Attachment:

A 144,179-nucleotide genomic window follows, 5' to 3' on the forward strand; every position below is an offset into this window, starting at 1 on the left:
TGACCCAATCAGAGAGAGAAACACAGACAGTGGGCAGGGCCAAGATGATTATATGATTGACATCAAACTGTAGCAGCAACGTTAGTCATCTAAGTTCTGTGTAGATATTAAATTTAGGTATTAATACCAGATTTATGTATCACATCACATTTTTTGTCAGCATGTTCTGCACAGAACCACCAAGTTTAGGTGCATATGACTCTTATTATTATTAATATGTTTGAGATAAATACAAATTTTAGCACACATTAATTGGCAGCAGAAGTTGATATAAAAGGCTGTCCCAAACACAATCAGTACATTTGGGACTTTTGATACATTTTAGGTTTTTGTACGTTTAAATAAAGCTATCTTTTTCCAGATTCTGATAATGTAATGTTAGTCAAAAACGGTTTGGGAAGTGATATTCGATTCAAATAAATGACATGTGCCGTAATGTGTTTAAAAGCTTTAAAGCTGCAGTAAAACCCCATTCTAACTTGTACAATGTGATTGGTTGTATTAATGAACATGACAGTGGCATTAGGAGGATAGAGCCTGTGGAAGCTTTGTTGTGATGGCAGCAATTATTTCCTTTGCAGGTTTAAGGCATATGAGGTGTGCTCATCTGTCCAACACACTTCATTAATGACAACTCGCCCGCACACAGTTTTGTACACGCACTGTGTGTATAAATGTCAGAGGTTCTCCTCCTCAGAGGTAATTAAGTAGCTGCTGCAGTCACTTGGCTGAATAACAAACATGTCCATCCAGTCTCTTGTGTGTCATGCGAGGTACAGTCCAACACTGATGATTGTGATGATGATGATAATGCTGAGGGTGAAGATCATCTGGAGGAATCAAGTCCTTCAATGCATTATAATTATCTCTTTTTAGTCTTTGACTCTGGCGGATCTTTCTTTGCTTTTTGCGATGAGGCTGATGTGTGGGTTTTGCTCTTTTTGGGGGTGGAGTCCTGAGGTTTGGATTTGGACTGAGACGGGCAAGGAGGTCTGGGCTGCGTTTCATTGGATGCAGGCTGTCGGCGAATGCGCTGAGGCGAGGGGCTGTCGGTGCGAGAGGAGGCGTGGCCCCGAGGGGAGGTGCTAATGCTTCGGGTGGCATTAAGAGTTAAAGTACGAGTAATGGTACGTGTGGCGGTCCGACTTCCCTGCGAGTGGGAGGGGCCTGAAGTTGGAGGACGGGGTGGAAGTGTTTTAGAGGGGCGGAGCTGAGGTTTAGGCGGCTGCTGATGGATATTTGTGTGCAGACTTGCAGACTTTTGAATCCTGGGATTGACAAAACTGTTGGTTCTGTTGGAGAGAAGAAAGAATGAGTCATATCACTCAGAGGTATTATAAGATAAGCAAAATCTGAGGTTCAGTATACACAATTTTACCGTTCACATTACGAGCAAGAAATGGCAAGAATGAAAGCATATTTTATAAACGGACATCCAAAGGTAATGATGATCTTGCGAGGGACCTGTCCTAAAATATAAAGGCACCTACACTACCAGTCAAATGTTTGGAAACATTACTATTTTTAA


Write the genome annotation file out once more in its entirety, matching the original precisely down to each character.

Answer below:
A 144,179-nucleotide genomic window follows, 5' to 3' on the forward strand; every position below is an offset into this window, starting at 1 on the left:
TGACCCAATCAGAGAGAGAAACACAGACAGTGGGCAGGGCCAAGATGATTATATGATTGACATCAAACTGTAGCAGCAACGTTAGTCATCTAAGTTCTGTGTAGATATTAAATTTAGGTATTAATACCAGATTTATGTATCACATCACATTTTTTGTCAGCATGTTCTGCACAGAACCACCAAGTTTAGGTGCATATGACTCTTATTATTATTAATATGTTTGAGATAAATACAAATTTTAGCACACATTAATTGGCAGCAGAAGTTGATATAAAAGGCTGTCCCAAACACAATCAGTACATTTGGGACTTTTGATACATTTTAGGTTTTTGTACGTTTAAATAAAGCTATCTTTTTCCAGATTCTGATAATGTAATGTTAGTCAAAAACGGTTTGGGAAGTGATATTCGATTCAAATAAATGACATGTGCCGTAATGTGTTTAAAAGCTTTAAAGCTGCAGTAAAACCCCATTCTAACTTGTACAATGTGATTGGTTGTATTAATGAACATGACAGTGGCATTAGGAGGATAGAGCCTGTGGAAGCTTTGTTGTGATGGCAGCAATTATTTCCTTTGCAGGTTTAAGGCATATGAGGTGTGCTCATCTGTCCAACACACTTCATTAATGACAACTCGCCCGCACACAGTTTTGTACACGCACTGTGTGTATAAATGTCAGAGGTTCTCCTCCTCAGAGGTAATTAAGTAGCTGCTGCAGTCACTTGGCTGAATAACAAACATGTCCATCCAGTCTCTTGTGTGTCATGCGAGGTACAGTCCAACACTGATGATTGTGATGATGATGATAATGCTGAGGGTGAAGATCATCTGGAGGAATCAAGTCCTTCAATGCATTATAATTATCTCTTTTTAGTCTTTGACTCTGGCGGATCTTTCTTTGCTTTTTGCGATGAGGCTGATGTGTGGGTTTTGCTCTTTTTGGGGGTGGAGTCCTGAGGTTTGGATTTGGACTGAGACGGGCAAGGAGGTCTGGGCTGCGTTTCATTGGATGCAGGCTGTCGGCGAATGCGCTGAGGCGAGGGGCTGTCGGTGCGAGAGGAGGCGTGGCCCCGAGGGGAGGTGCTAATGCTTCGGGTGGCATTAAGAGTTAAAGTACGAGTAATGGTACGTGTGGCGGTCCGACTTCCCTGCGAGTGGGAGGGGCCTGAAGTTGGAGGACGGGGTGGAAGTGTTTTAGAGGGGCGGAGCTGAGGTTTAGGCGGCTGCTGATGGATATTTGTGTGCAGACTTGCAGACTTTTGAATCCTGGGATTGACAAAACTGTTGGTTCTGTTGGAGAGAAGAAAGAATGAGTCATATCACTCAGAGGTATTATAAGATAAGCAAAATCTGAGGTTCAGTATACACAATTTTACCGTTCACATTACGAGCAAGAAATGGCAAGAATGAAAGCATATTTTATAAACGGACATCCAAAGGTAATGATGATCTTGCGAGGGACCTGTCCTAAAATATAAAGGCACCTACACTACCAGTCAAATGTTTGGAAACATTACTATTTTTAA